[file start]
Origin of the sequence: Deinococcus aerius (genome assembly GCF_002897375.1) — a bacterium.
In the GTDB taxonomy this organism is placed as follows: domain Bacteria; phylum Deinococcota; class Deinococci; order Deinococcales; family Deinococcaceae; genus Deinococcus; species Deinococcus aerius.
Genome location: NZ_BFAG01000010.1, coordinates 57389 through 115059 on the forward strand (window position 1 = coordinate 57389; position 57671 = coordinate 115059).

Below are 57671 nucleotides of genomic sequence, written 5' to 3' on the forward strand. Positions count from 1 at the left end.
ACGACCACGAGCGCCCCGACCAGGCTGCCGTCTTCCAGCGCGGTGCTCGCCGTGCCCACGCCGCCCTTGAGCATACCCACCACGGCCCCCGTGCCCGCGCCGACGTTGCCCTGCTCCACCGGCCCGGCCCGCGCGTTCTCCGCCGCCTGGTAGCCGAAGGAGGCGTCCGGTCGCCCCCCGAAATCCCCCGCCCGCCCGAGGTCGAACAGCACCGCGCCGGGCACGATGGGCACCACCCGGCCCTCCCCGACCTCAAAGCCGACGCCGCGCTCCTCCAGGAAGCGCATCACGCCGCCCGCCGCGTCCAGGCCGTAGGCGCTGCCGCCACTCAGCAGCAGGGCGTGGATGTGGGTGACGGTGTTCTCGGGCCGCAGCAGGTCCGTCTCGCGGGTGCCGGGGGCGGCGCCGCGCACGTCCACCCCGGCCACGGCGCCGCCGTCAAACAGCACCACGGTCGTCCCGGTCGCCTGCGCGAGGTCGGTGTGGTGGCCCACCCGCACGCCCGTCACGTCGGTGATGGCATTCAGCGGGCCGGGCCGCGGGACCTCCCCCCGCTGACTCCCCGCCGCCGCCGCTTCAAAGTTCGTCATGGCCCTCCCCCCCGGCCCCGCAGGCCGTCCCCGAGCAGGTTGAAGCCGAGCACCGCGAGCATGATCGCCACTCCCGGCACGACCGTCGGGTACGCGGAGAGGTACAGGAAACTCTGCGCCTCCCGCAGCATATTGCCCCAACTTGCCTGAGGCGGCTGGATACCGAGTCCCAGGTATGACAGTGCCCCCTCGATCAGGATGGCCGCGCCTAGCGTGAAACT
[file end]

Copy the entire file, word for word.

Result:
Origin of the sequence: Deinococcus aerius (genome assembly GCF_002897375.1) — a bacterium.
In the GTDB taxonomy this organism is placed as follows: domain Bacteria; phylum Deinococcota; class Deinococci; order Deinococcales; family Deinococcaceae; genus Deinococcus; species Deinococcus aerius.
Genome location: NZ_BFAG01000010.1, coordinates 57389 through 115059 on the forward strand (window position 1 = coordinate 57389; position 57671 = coordinate 115059).

Below are 57671 nucleotides of genomic sequence, written 5' to 3' on the forward strand. Positions count from 1 at the left end.
ACGACCACGAGCGCCCCGACCAGGCTGCCGTCTTCCAGCGCGGTGCTCGCCGTGCCCACGCCGCCCTTGAGCATACCCACCACGGCCCCCGTGCCCGCGCCGACGTTGCCCTGCTCCACCGGCCCGGCCCGCGCGTTCTCCGCCGCCTGGTAGCCGAAGGAGGCGTCCGGTCGCCCCCCGAAATCCCCCGCCCGCCCGAGGTCGAACAGCACCGCGCCGGGCACGATGGGCACCACCCGGCCCTCCCCGACCTCAAAGCCGACGCCGCGCTCCTCCAGGAAGCGCATCACGCCGCCCGCCGCGTCCAGGCCGTAGGCGCTGCCGCCACTCAGCAGCAGGGCGTGGATGTGGGTGACGGTGTTCTCGGGCCGCAGCAGGTCCGTCTCGCGGGTGCCGGGGGCGGCGCCGCGCACGTCCACCCCGGCCACGGCGCCGCCGTCAAACAGCACCACGGTCGTCCCGGTCGCCTGCGCGAGGTCGGTGTGGTGGCCCACCCGCACGCCCGTCACGTCGGTGATGGCATTCAGCGGGCCGGGCCGCGGGACCTCCCCCCGCTGACTCCCCGCCGCCGCCGCTTCAAAGTTCGTCATGGCCCTCCCCCCCGGCCCCGCAGGCCGTCCCCGAGCAGGTTGAAGCCGAGCACCGCGAGCATGATCGCCACTCCCGGCACGACCGTCGGGTACGCGGAGAGGTACAGGAAACTCTGCGCCTCCCGCAGCATATTGCCCCAACTTGCCTGAGGCGGCTGGATACCGAGTCCCAGGTATGACAGTGCCCCCTCGATCAGGATGGCCGCGCCTAGCGTGAAACT